Lalitpur, a district in Uttar Pradesh that slightly touches the border of Madhya Pradesh, has recorded a significant improvement in the status of primary education provided in the government schools there.
Aparajitha (one who cannot be defeated), a remedial education programme for government schools, is run by World Vision India, an international nonprofit that works in several states across India. Their objective is to help primary school children up to grade V to improve their reading, writing and comprehension skills.
As per the Annual Survey of Education Report 2016 reports, only 47.8% of grade V rural students could read at least a grade II text. Even though the enrollment had increased to more than 80%, more than half of the primary school student population faced learning crisis.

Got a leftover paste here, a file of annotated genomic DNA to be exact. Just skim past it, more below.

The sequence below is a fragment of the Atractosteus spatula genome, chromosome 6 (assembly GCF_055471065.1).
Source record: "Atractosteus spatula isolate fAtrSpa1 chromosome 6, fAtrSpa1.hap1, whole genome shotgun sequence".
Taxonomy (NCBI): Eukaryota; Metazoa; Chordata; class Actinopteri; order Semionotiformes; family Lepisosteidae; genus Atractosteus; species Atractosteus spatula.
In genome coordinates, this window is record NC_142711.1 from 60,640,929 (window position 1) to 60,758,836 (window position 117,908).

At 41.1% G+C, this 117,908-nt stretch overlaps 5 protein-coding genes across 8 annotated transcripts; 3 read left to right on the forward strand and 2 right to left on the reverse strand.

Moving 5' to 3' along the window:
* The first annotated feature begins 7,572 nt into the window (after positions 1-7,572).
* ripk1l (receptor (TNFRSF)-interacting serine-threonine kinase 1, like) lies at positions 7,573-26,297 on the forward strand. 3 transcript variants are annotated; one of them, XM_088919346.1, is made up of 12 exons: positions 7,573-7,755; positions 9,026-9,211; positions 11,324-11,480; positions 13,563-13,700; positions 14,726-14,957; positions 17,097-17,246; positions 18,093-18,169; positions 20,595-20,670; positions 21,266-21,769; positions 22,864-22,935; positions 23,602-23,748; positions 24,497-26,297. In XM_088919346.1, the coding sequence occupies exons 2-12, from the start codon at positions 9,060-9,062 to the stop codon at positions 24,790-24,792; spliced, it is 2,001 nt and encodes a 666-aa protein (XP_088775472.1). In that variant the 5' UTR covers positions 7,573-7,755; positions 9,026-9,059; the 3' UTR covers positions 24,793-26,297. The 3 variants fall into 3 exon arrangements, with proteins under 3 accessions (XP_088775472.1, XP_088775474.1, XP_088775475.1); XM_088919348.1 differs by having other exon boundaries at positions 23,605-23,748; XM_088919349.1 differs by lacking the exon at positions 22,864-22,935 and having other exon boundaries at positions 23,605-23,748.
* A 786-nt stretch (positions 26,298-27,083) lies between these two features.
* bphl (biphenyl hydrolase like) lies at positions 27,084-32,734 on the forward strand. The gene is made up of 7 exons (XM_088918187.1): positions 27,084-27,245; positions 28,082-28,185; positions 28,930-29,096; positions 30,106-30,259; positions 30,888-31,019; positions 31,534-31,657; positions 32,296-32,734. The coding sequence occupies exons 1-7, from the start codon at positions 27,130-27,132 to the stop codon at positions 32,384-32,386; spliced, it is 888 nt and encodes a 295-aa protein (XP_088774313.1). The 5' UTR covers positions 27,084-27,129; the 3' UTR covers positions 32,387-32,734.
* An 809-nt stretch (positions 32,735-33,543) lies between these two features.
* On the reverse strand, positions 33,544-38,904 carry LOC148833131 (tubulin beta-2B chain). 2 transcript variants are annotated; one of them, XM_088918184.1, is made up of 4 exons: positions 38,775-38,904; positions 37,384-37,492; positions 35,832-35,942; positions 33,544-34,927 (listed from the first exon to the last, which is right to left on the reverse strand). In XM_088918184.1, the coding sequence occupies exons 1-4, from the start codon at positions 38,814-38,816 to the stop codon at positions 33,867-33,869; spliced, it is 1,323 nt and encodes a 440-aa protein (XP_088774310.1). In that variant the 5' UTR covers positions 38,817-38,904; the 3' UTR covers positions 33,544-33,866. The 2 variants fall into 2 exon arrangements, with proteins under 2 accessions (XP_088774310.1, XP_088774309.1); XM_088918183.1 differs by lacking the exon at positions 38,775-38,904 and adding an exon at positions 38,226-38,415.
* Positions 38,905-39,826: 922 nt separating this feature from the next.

“There are about 220 days in a school year which means primary school children have a total of 1,000 days by the end of class five to learn,” stated Liju Varkey Jacob, from World Vision, Lalitpur describing on the importance of early years in a child’s life.
Addressing this crisis, Aparajitha reaches 4,300 students in 130 villages in Lalitpur for the remedial classes. Reportedly, “its 3,683 students who enrolled in the financial year 2017 display progress on the programme’s reading scale, as per World Vision data, and the programme is widely accepted in the community.”
As per the reports, these are the major findings of the survey:
- From a zero baseline, within a year 1.55% of enrolled students could read local content (such as newspapers) and understand it
- 2% (up from 1.8%) could read a story and comprehend it
- 4% could read a story (up from 5.1%)
- 8% of students could read a paragraph (up from 7%)
- 5% could read words (up from 16.9%)
- Fewer could only read letters (43.9% v. 32.9%)
- With a decrease from 25.1%, 5.6% could read nothing at all